Court of Appeals of Illinois, First District, Fourth Division
MEDICOS PAIN & SURGICAL SPECIALISTS, S.C., and AMBULATORY SURGICAL CARE FACILTY, LLC, Plaintiffs-Appellees,
TRAVELERS INDEMNITY COMPANY OF AMERICA, and BLACKHAWK STEEL CORP., Defendants-Appellants.
from the Circuit Court of Cook County 12-L-04140 Honorable
Brigid M. McGrath, Judge Presiding
JUSTICE McBRIDE delivered the judgment of the court, with
opinion. Justice Ellis concurred in the judgment and opinion.
Justice Gordon specially concurred, with opinion.
1 Medicos Pain & Surgical Specialists, SC (Medicos), and
Ambulatory Surgical Care Facility, LLC (Ambulatory), provided
surgical care to a machine operator who was injured at work,
Javier Mendoza, but had to wait several years for payment
from Mendoza's employer, Blackhawk Steel Corporation
(Blackhawk), and Blackhawk's workers' compensation
insurer, Travelers Indemnity Company of America (Travelers).
Medicos and Ambulatory filed suit in the circuit court and
were awarded statutory interest pursuant to section 8.2(d) of
the Workers' Compensation Act (Act). 820 ILCS 305/8.2(d)
(West 2010). Section 8.2(d) states that late payments
to a medical service provider "shall incur interest at a
rate of 1% per month payable to the provider." 820 ILCS
305/8.2(d) (West 2010). In this appeal, Blackhawk and
Travelers contend the interest award of $37, 229 entered
against them in 2016 is flawed for multiple reasons,
including that while this appeal was pending, this court
determined in 2017 that Medicos, Ambulatory, and other
medical service providers who sued for statutory interest in
Marque Medicos do not have a private right of action
for the failure of an employer or insurer to comply with the
interest provision of the Act. Marque Medicos Fullerton,
LLC v. Zurich American Insurance Co., 2017 IL App (1st)
160756, 83 N.E.3d 1027, pet. for leave to appeal
denied, No. 122568 (Ill. Nov. 22, 2017). Medicos and
Ambulatory respond that in this instance, however, they
successfully proved the elements of their promissory estoppel
claim seeking statutory interest. Although they make no
attempt to distinguish Marque Medicos, the appellees
also contend there are no grounds for reversing the trial
court's decision. Marque Medicos, 2017 IL App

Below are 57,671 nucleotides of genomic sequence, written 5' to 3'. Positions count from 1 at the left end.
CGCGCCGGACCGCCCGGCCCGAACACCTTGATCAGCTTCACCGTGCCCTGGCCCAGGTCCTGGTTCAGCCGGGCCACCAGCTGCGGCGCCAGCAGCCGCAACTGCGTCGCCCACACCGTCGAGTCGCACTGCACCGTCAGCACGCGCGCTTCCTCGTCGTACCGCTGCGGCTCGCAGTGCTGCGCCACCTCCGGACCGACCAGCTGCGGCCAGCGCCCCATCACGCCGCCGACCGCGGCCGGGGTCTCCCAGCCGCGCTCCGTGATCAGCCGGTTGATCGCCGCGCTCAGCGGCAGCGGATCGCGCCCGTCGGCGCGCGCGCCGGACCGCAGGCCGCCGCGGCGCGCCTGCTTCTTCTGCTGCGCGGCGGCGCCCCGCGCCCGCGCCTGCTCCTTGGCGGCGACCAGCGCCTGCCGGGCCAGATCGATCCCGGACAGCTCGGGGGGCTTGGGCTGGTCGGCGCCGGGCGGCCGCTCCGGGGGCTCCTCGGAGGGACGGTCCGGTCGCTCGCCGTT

2 The pertinent facts and legal principles are as follows.
Mendoza severely injured both of his shoulders and lacerated
his nose while at work in mid-2010, when he fell off a truck
from a height of approximately four feet and landed on his
left side. Mendoza was treated in a hospital emergency room
and put on work restrictions until cleared by a physician.
Rest, physical therapy, and other conservative treatment did
not improve Mendoza's mobility or decrease his pain. He
underwent further diagnostic testing, which revealed the
severity of his injuries, and came under the care of
orthopedic surgeon Dr. Ellis Nam, who recommended immediate
surgery on both shoulders. Medicos faxed a one-page surgery
approval request form to Travelers and received its faxed
response before Dr. Nam repaired Mendoza's left rotator
cuff in late 2010. Ambulatory exchanged similar faxes with
Travelers before Dr. Nam repaired Mendoza's right rotator
cuff in early 2011. Medicos and Ambulatory share corporate
offices and are owned by the same physician. The two one-page
forms identified the procedures to be performed and contained
a line for marking "Approved" or
"Denied." Although Travelers ticked the approval
line, the forms do not indicate the amounts that would be
charged for the listed medical services.
3 About two years after Mendoza's accident, Medicos and
Ambulatory attached the approval faxes and other exhibits to
a complaint alleging they issued bills to Travelers and
Blackhawk for $166, 944, but received only $1714. The medical
care providers claimed the insurer and employer were liable
for the remaining balance under the equitable theory of
promissory estoppel, as well as statutory interest under
section 8.2(d) of the Act. 820 ILCS 305/8.2(d) (West 2010).
Under the legal theory of promissory estoppel, " 'a
promise made without consideration may nonetheless be
enforced to prevent injustice if the promisor should have
reasonably expected the promisee to rely on the promise and
if the promisee did actually rely on the promise to his or
her detriment.' " Newton Tractor Sales, Inc. v.
Kubota Tractor Corp., 233 Ill.2d 46, 51, 906 N.E.2d 520,
523 (2009) (quoting Black's Law Dictionary 591 (8th ed.
2004)); Centro Medico Panamericano, Ltd. v. Laborers'
Welfare Fund of the Health & Welfare Department of the
Construction & General Laborers' District
Council, 2015 IL App (1st) 141690, ¶ 12, 33 N.E.3d
691 (setting out the elements the plaintiff must prove). The
defendant's promise must be unambiguous. Newton
Tractor Sales, 233 Ill.2d at 51; Centro Medico,
2015 IL App (1st) 141690, ¶ 12. According to Medicos and
Ambulatory, the two approval faxes amounted to an unambiguous
promise to pay Mendoza's surgical bills (even though the
faxes did not specify an amount or percentage of any charges
or refer to the Act's schedule of allowable medical
fees). Although Medicos and Ambulatory sought the balance of
the medical bills, the complaint suggests the purpose of
their lawsuit was to collect statutory interest, not the
underlying bills. Medicos and Ambulatory titled the first